When the attacker lands on a selected high-value target, they use 7-Zip to archive intellectual property for exfiltration. The archived files are named after the type of data they contain, such as IT information, or information about security operations, finance and budgeting, and details specific to each target’s industry. The attacker then uses a renamed version of the open-source tool, RClone, to exfiltrate these archives to an attacker-controlled domain.

Figure 6 Post-compromise activity on the target, including exfiltration and ransomware.

Finally, on domain controller devices, the attacker uses NTDSUtil.exe—a legitimate tool typically used to create and maintain the Active Directory database—to create a copy of the NTDS.dit Active Directory database, in either the %programdata% or %temp% folders, for subsequent exfiltration. NTDS.dit contains user information and password hashes for all users in the domain.

In some instances, data exfiltration appeared to be the primary objective of the attack, which would typically be in preparation for future activity. However, in other instances, the attacker deploys ransomware after conducting the previously described activity. In those cases where ransomware was dropped, the attacker used high-privilege compromised accounts in conjunction with Cobalt Strike’s PsExec functionality to drop a Ryuk or Conti ransomware payload onto network devices.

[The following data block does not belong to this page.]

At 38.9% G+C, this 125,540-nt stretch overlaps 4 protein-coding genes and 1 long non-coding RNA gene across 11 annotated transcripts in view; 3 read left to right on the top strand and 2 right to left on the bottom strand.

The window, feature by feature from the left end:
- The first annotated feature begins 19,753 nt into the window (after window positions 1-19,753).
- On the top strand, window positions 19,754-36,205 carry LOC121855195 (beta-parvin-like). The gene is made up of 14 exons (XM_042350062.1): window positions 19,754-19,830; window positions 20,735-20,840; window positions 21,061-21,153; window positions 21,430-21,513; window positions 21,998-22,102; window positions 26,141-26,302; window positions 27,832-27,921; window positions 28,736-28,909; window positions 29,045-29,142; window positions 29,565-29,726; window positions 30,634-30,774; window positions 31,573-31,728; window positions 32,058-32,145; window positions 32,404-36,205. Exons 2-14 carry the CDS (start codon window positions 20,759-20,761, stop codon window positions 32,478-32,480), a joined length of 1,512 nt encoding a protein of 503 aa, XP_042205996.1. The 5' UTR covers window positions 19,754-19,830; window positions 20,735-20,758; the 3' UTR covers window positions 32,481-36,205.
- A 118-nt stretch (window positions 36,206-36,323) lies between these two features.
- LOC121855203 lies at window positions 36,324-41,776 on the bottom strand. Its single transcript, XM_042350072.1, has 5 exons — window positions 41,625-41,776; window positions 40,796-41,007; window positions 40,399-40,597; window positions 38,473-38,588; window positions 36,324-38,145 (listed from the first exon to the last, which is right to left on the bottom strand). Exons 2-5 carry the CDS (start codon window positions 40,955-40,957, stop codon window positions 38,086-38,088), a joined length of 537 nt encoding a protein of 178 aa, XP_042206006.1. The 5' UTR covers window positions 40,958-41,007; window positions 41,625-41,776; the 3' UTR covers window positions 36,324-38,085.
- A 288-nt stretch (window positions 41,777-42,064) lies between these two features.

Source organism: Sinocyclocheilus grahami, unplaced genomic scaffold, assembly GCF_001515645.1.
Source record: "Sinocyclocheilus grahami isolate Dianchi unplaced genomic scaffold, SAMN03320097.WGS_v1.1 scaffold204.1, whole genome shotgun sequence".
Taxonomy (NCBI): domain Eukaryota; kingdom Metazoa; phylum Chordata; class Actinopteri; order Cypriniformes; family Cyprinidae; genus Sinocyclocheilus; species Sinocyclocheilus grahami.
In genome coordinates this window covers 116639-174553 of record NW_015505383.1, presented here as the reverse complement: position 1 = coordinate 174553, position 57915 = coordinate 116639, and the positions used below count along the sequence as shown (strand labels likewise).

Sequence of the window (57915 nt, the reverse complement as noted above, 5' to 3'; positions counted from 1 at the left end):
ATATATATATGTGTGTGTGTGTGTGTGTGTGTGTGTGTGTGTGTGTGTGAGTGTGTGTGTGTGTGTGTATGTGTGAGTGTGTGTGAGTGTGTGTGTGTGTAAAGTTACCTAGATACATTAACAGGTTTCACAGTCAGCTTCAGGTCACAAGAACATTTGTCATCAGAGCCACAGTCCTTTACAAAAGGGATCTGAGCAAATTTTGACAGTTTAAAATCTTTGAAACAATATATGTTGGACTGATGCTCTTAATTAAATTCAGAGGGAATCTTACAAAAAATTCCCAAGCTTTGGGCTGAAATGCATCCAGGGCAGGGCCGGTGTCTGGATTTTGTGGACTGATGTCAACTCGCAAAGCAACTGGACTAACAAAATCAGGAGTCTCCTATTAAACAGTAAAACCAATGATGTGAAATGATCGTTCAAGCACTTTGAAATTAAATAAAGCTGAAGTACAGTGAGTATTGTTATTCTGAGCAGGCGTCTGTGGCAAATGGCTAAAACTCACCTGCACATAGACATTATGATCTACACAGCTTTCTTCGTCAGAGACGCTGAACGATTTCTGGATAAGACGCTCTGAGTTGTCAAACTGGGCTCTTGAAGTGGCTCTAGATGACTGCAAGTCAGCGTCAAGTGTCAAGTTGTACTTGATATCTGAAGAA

Detecting BazaCall through cross-domain visibility and threat intelligence

While many cybersecurity threats rely on automated, drive-by tactics (for example, exploiting system vulnerabilities to drop malware or compromising legitimate websites for a watering hole attack) or develop advanced detection evasion methods, attackers continue to find success in social engineering and human interaction in attacks. The BazaCall campaign replaces links and attachments with phone numbers in the emails it sends out, posing challenges in detection, especially by traditional antispam and anti-phishing solutions that check for those malicious indicators.

The lack of typical malicious elements in BazaCall’s emails and the speed with which their operators can conduct an attack exemplify the increasingly complex and evasive threats that organizations face today. Microsoft 365 Defender provides the cross-domain visibility and coordinated defense to protect customers against such threats. The ability to correlate events across endpoints and emails is crucial in the case of BazaCall, given its distinct characteristics. Microsoft Defender for Endpoint detects implants such as BazaLoader and Cobalt Strike, payloads such as Conti and Ryuk, and subsequent attacker behavior. These endpoint signals are correlated with email threat data, informing Microsoft Defender for Office 365 to block the BazaCall emails, even if these emails don’t have the typical malicious artifacts.